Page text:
There are websites where you can get virtual coins by clicking on a button each day, and later cash them in for video games. Those also aren’t cryptocurrencies, and they have existed long before the crypto age dawned.
In other words, digital currency isn’t the same as a cryptocurrency. Cryptocurrencies, as currently defined, require the use of a blockchain. And, in order to be considered one, they should also be exchangeable for other cryptos.
After all, you can exchange any fiat currency you want for other fiat currency. Some people might or not be interested, but for any legal tender out there, there’s an exchange somewhere. Having a walled garden for Facebook Coin will only attract criticism and ridicule.
So the final requirement is getting support from at least part of the community. The part that matters is the crypto exchange sites.
This is arguably the most important part of the plan. Specific members of the community can say what they will, but if the coin is listed in crypto exchanges, then it is crypto.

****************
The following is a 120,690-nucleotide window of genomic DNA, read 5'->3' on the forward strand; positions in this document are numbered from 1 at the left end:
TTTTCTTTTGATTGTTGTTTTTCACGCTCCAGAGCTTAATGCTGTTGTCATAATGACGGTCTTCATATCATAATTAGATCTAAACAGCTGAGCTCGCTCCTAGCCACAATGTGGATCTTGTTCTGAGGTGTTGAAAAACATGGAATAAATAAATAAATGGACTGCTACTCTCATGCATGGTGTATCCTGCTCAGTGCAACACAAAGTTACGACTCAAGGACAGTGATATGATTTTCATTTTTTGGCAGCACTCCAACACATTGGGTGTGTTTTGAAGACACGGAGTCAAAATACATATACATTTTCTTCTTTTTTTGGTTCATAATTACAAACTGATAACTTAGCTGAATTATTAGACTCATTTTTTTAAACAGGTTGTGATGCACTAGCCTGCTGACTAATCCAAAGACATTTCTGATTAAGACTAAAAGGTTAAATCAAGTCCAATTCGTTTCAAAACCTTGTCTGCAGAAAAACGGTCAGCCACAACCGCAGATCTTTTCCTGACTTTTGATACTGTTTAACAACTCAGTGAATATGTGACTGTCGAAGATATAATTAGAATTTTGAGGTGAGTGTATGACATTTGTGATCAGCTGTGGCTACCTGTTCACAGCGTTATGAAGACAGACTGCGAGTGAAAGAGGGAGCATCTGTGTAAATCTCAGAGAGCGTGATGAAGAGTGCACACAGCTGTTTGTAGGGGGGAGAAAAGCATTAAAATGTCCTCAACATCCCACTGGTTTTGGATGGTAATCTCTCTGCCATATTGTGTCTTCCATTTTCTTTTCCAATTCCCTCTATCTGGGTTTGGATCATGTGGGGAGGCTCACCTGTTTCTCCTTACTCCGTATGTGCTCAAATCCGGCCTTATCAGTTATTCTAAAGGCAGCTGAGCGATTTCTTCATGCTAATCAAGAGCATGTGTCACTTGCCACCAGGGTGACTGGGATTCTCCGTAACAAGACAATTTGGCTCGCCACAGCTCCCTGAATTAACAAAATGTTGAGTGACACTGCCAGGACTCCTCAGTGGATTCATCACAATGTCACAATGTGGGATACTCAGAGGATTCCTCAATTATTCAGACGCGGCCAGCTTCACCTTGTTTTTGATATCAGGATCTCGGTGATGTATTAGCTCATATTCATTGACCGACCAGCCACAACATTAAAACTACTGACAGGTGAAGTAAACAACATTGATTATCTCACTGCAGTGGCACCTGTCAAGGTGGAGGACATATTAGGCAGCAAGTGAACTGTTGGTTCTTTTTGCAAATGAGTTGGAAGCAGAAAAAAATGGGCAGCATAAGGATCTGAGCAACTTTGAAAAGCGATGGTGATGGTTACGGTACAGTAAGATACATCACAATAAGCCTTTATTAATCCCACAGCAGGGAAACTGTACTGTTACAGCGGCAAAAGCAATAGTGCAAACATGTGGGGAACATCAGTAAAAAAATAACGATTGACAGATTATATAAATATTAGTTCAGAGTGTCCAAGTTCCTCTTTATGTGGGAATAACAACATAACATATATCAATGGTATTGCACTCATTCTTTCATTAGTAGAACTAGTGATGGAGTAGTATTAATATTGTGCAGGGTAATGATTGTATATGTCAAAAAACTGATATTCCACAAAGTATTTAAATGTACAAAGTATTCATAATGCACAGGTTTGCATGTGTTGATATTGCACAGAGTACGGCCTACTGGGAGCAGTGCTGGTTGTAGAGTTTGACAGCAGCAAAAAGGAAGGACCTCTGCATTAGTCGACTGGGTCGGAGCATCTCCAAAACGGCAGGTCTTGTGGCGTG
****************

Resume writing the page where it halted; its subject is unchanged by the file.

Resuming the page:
Luckily, some people are open to listening. Binance’s CEO has openly expressed enthusiasm for a Facebook coin. The CFO, in contrast, has heavily criticized the project, but there’s still a good chance Binance will list the coin. With bitcoin value hitting the rooftops of late, the more, the merrier.
Not that blockchain is a hard requirement for crypto. There’s a chance that sometime in the future somebody will come up with an alternative technology. But for now, we don’t know it, and it’s not likely Facebook, of all things, will invent it either.
Can Facebook succeed?
They might. We still don’t know what the offering will be, so counting them out would be folly at this point.
Truth is, there’s a good chance Facebook will do this properly. By having at least talked to the right people and even hired great blockchain hands, there is a probable chance of success.
For now, all we can say is – the right steps are mounting. Whether those right steps are enough to give the much-reviled company a fighting chance is yet to be seen.
By Denise Quirk
who is a Health Advisor and fascinated by Crypto and Blockchain Revolution.
Member since May, 2019
View all the articles of Denise Quirk.